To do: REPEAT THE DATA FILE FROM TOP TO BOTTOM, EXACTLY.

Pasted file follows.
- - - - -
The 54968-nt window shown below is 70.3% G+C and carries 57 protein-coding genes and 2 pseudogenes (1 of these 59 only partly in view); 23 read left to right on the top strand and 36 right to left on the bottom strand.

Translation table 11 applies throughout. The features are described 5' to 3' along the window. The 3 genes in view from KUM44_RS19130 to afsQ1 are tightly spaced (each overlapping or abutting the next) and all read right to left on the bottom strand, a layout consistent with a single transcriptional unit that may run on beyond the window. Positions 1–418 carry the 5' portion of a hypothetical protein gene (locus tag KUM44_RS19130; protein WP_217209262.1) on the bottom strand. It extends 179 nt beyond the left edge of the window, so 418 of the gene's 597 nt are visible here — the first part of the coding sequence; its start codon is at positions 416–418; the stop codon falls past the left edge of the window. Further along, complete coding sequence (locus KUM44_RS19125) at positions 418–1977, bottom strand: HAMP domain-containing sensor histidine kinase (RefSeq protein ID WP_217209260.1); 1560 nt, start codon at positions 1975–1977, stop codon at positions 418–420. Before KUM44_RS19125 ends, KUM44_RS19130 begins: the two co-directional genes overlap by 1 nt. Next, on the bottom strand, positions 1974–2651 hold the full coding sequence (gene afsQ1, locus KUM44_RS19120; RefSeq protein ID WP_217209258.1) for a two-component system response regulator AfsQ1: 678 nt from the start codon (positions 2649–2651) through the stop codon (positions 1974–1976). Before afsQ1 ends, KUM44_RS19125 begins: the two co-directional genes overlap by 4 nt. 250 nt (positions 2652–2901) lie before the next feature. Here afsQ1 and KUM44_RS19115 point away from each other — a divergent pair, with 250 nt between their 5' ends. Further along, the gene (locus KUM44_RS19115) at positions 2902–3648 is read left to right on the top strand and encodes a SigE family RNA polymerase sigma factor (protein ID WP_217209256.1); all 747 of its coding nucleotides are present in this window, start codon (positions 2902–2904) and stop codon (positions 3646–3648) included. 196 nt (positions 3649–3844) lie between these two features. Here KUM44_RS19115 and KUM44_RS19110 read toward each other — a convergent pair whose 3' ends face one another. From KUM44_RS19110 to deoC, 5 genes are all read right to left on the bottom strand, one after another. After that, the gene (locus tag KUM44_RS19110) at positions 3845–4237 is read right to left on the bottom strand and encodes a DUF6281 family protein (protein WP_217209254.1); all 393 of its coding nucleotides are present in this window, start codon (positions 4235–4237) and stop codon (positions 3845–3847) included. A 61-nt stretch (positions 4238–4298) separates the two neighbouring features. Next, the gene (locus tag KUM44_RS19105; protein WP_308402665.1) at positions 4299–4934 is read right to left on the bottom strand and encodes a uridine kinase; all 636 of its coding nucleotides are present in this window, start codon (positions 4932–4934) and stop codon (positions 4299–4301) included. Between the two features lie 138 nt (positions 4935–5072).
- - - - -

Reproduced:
The 54968-nt window shown below is 70.3% G+C and carries 57 protein-coding genes and 2 pseudogenes (1 of these 59 only partly in view); 23 read left to right on the top strand and 36 right to left on the bottom strand.

Translation table 11 applies throughout. The features are described 5' to 3' along the window. The 3 genes in view from KUM44_RS19130 to afsQ1 are tightly spaced (each overlapping or abutting the next) and all read right to left on the bottom strand, a layout consistent with a single transcriptional unit that may run on beyond the window. Positions 1–418 carry the 5' portion of a hypothetical protein gene (locus tag KUM44_RS19130; protein WP_217209262.1) on the bottom strand. It extends 179 nt beyond the left edge of the window, so 418 of the gene's 597 nt are visible here — the first part of the coding sequence; its start codon is at positions 416–418; the stop codon falls past the left edge of the window. Further along, complete coding sequence (locus KUM44_RS19125) at positions 418–1977, bottom strand: HAMP domain-containing sensor histidine kinase (RefSeq protein ID WP_217209260.1); 1560 nt, start codon at positions 1975–1977, stop codon at positions 418–420. Before KUM44_RS19125 ends, KUM44_RS19130 begins: the two co-directional genes overlap by 1 nt. Next, on the bottom strand, positions 1974–2651 hold the full coding sequence (gene afsQ1, locus KUM44_RS19120; RefSeq protein ID WP_217209258.1) for a two-component system response regulator AfsQ1: 678 nt from the start codon (positions 2649–2651) through the stop codon (positions 1974–1976). Before afsQ1 ends, KUM44_RS19125 begins: the two co-directional genes overlap by 4 nt. 250 nt (positions 2652–2901) lie before the next feature. Here afsQ1 and KUM44_RS19115 point away from each other — a divergent pair, with 250 nt between their 5' ends. Further along, the gene (locus KUM44_RS19115) at positions 2902–3648 is read left to right on the top strand and encodes a SigE family RNA polymerase sigma factor (protein ID WP_217209256.1); all 747 of its coding nucleotides are present in this window, start codon (positions 2902–2904) and stop codon (positions 3646–3648) included. 196 nt (positions 3649–3844) lie between these two features. Here KUM44_RS19115 and KUM44_RS19110 read toward each other — a convergent pair whose 3' ends face one another. From KUM44_RS19110 to deoC, 5 genes are all read right to left on the bottom strand, one after another. After that, the gene (locus tag KUM44_RS19110) at positions 3845–4237 is read right to left on the bottom strand and encodes a DUF6281 family protein (protein WP_217209254.1); all 393 of its coding nucleotides are present in this window, start codon (positions 4235–4237) and stop codon (positions 3845–3847) included. A 61-nt stretch (positions 4238–4298) separates the two neighbouring features. Next, the gene (locus tag KUM44_RS19105; protein WP_308402665.1) at positions 4299–4934 is read right to left on the bottom strand and encodes a uridine kinase; all 636 of its coding nucleotides are present in this window, start codon (positions 4932–4934) and stop codon (positions 4299–4301) included. Between the two features lie 138 nt (positions 4935–5072).